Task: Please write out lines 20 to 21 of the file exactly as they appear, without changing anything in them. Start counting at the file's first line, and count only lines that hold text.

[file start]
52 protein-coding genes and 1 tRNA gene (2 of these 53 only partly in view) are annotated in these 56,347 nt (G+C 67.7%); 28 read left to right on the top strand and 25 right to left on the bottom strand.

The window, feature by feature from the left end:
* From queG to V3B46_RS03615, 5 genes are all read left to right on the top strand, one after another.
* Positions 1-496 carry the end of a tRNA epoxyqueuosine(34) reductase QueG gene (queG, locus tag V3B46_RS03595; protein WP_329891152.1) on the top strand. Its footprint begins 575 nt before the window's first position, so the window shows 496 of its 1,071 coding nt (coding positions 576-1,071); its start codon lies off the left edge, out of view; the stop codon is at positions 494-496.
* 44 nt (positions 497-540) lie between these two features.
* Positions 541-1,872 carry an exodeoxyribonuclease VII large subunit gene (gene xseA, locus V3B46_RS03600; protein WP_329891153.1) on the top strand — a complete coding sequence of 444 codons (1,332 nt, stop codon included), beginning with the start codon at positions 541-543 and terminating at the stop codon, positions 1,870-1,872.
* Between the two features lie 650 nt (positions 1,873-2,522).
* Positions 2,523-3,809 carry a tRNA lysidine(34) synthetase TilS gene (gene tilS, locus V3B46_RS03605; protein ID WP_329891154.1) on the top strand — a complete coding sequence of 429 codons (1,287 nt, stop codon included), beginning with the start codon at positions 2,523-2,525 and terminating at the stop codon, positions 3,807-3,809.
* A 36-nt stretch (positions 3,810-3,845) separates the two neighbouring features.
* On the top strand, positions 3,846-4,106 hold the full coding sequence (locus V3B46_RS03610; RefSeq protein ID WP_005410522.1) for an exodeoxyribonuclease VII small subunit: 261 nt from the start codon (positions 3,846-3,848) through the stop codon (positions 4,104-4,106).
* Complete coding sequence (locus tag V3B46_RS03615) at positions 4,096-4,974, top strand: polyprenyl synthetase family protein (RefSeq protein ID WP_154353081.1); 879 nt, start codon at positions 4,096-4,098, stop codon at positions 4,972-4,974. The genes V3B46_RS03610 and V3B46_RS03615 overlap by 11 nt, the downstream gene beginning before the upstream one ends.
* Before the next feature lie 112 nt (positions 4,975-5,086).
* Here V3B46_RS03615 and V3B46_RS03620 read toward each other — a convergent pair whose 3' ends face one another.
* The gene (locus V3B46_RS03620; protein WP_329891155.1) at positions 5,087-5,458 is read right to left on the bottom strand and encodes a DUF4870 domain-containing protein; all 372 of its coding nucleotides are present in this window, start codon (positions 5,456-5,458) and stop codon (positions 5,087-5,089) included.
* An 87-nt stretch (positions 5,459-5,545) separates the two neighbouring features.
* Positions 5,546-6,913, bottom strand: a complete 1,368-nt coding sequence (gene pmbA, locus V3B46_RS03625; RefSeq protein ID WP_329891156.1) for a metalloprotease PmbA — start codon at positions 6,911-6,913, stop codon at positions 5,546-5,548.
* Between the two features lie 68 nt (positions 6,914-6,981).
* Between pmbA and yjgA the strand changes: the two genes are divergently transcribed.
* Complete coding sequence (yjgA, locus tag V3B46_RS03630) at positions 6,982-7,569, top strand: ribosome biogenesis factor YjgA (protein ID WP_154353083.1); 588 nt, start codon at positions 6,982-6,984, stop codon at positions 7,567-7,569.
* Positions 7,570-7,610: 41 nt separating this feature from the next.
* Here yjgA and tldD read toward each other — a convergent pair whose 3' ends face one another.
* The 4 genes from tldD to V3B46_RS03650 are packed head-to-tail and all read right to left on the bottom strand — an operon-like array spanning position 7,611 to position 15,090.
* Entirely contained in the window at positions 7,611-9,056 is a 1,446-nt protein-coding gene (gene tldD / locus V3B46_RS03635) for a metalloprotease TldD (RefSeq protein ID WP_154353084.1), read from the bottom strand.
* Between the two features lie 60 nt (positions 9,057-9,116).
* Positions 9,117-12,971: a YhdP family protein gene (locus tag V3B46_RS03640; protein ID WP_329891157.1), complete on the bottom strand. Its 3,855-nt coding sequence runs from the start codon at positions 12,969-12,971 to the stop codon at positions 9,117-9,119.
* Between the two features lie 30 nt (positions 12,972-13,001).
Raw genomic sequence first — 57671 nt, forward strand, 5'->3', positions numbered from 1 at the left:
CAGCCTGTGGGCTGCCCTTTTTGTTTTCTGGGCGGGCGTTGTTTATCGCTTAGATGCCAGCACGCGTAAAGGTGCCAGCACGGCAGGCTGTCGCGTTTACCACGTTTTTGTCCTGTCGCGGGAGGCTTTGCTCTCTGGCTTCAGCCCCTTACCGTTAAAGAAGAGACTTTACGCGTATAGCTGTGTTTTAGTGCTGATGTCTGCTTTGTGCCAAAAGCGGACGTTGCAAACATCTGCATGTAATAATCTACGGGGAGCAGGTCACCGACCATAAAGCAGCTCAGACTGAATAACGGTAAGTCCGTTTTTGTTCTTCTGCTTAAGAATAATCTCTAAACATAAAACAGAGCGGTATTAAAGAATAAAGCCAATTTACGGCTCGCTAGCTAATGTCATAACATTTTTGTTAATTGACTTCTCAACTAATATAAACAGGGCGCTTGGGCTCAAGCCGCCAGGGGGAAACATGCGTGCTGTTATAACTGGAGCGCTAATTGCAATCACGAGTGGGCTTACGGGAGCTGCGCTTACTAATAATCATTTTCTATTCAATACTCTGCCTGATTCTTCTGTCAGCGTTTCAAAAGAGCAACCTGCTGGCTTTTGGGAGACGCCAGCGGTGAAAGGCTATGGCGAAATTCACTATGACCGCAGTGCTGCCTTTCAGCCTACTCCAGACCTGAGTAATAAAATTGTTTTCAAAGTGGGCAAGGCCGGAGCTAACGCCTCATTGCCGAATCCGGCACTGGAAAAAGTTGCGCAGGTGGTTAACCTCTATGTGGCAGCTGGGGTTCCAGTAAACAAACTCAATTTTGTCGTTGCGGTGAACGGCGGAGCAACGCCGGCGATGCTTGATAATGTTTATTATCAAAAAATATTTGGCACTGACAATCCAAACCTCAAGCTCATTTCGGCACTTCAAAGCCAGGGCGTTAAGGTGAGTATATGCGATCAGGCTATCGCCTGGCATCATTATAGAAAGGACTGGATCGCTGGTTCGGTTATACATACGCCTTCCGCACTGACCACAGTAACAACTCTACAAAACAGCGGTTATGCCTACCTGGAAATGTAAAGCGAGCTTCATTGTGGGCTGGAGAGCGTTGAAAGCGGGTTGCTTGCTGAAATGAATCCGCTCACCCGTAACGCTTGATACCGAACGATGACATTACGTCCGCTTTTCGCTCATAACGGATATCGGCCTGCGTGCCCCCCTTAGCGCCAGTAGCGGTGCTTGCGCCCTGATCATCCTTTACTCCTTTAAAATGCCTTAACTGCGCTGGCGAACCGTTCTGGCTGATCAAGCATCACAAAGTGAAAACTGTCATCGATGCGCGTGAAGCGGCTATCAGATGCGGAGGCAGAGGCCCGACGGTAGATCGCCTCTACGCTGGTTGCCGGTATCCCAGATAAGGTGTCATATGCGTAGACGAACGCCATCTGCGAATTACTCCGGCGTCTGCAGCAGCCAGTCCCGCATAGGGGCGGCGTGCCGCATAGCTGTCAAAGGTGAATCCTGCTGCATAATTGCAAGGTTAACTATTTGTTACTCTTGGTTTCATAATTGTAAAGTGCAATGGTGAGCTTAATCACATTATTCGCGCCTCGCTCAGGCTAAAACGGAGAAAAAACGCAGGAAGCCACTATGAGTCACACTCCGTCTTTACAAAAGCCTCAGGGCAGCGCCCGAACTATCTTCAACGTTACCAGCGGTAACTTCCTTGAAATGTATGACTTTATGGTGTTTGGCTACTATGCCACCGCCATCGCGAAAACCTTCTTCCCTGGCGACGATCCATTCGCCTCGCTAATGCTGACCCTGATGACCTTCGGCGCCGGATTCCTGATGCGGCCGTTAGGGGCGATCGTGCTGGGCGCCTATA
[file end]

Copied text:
* Positions 7,570-7,610: 41 nt separating this feature from the next.
* Here yjgA and tldD read toward each other — a convergent pair whose 3' ends face one another.